Word for Word
“I proudly wore my Just Say No T-shirt to elementary school. I took part in D.A.R.E. activities… But years later, when The Denver Post named me its first marijuana editor in 2013, I knew I had to do my research. I studied the most respected activists on each side of the issue, and I fact-checked their messaging. I delved into the limited base of medical and social research and learned what we’d come to know via top-level scientific surveys. The experience was equally fascinating and devastating, because it only took me an hour to learn that nearly everything I’d been taught about weed was a lie.” – Ricardo Baca for The Cannabist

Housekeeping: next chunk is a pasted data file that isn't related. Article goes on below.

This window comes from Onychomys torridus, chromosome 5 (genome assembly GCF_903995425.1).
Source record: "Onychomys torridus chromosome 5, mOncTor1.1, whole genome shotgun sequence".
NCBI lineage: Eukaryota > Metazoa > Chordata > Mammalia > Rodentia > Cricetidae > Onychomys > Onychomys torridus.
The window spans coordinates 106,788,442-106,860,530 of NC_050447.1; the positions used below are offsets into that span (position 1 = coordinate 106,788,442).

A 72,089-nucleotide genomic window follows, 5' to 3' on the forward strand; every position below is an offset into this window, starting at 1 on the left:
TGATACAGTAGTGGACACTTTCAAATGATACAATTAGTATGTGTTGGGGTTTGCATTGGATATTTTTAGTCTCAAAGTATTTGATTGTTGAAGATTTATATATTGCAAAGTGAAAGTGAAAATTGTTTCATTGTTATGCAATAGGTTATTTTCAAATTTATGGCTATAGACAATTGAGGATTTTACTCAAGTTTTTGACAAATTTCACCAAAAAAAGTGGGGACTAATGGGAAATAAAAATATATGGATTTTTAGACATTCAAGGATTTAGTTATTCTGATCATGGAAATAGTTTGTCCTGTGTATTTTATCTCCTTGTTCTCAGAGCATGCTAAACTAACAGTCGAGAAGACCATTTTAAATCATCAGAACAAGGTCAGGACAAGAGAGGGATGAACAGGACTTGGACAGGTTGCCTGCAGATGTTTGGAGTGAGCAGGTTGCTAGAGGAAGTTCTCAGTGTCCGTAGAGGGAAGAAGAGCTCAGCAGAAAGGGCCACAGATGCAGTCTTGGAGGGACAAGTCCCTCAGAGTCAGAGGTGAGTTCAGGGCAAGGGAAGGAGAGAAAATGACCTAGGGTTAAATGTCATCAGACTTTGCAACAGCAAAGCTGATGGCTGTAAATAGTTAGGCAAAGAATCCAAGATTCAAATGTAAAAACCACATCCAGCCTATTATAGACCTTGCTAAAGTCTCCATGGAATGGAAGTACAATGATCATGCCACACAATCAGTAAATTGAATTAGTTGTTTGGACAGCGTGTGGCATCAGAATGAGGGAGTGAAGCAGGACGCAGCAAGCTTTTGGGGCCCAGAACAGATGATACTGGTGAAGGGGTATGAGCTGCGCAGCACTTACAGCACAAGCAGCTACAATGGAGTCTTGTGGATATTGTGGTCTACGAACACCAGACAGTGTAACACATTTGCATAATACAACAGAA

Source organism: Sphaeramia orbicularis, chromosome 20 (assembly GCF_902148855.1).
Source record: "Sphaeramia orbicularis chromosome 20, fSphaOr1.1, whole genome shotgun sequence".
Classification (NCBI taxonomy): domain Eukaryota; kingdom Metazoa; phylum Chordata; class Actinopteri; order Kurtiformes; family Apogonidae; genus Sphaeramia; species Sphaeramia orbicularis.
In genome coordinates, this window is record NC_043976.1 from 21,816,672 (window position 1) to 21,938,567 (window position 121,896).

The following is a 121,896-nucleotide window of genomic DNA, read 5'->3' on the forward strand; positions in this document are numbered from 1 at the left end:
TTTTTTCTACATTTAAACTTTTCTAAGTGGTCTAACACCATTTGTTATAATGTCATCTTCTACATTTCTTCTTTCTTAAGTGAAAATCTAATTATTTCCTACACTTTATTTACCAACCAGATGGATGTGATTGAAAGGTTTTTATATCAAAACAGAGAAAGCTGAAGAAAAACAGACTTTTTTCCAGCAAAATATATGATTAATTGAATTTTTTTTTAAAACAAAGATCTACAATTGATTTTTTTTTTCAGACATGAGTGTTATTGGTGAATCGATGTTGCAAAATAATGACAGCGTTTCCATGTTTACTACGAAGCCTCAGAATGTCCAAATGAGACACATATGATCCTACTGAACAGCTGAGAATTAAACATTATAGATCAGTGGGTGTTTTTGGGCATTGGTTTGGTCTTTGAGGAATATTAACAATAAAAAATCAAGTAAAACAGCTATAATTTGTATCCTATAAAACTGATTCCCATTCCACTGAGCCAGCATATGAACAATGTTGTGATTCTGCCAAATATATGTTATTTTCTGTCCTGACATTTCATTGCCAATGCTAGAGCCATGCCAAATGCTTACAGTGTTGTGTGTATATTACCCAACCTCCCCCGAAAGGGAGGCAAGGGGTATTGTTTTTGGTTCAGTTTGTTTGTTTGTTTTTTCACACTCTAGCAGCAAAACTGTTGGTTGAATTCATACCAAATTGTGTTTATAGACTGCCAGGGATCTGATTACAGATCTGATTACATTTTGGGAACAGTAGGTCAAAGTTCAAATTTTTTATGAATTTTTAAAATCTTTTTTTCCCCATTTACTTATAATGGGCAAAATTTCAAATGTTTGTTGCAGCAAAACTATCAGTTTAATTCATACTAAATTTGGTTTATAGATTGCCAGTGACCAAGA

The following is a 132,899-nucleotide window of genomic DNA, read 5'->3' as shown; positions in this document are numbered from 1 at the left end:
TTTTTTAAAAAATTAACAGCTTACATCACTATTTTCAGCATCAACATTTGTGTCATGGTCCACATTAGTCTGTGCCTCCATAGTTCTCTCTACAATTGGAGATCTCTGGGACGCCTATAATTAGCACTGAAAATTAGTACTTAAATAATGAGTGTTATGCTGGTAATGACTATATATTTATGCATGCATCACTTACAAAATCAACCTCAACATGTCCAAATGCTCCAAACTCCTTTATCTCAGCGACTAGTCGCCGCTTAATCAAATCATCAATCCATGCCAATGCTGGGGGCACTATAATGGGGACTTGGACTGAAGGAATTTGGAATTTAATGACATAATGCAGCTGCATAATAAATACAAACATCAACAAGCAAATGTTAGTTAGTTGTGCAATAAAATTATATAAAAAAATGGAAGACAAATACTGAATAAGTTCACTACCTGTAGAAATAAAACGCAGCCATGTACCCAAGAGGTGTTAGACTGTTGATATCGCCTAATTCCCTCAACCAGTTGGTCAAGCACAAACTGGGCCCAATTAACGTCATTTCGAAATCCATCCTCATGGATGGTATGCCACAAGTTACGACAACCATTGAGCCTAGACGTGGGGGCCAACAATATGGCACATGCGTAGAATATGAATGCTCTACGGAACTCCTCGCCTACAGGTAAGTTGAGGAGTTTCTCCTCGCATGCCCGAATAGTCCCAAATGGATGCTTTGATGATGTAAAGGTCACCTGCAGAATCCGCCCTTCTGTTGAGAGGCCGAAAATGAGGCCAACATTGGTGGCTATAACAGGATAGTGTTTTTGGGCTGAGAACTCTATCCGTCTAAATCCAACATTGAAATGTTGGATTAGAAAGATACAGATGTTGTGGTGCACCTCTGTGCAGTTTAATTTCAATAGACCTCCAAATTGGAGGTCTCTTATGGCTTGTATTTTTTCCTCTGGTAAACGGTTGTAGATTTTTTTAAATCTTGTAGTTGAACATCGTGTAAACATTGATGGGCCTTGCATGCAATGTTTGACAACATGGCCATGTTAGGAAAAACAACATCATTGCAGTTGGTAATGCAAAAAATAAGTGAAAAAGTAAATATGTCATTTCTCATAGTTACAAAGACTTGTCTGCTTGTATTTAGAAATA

“It’s fitting that there are two days devoted to mind-opening substances this month — the 19th is Bicycle Day, celebrating the first purposeful ingestion of LSD in 1943. The 20th is 420, when anyone who enjoys getting extremely stoned on marijuana in a park setting takes extra special care to do so. Bicycle day is named after Albert Hoffman’s bicycle — Hoffman was the first person to synthesize LSD in a lab, and took the first dose, following which he had to go home and lie down. He traveled by bike. 420 is named after… I don’t really know. Does it matter? That number means weed for some reason. Anyway it’s weird that these days are side by side instead of being spread further apart in the year, but what’s even weirder is that neither is the most psychedelic day this week. That would be Saturday, which is Earth Day.” – Jacob Khepler for The Outline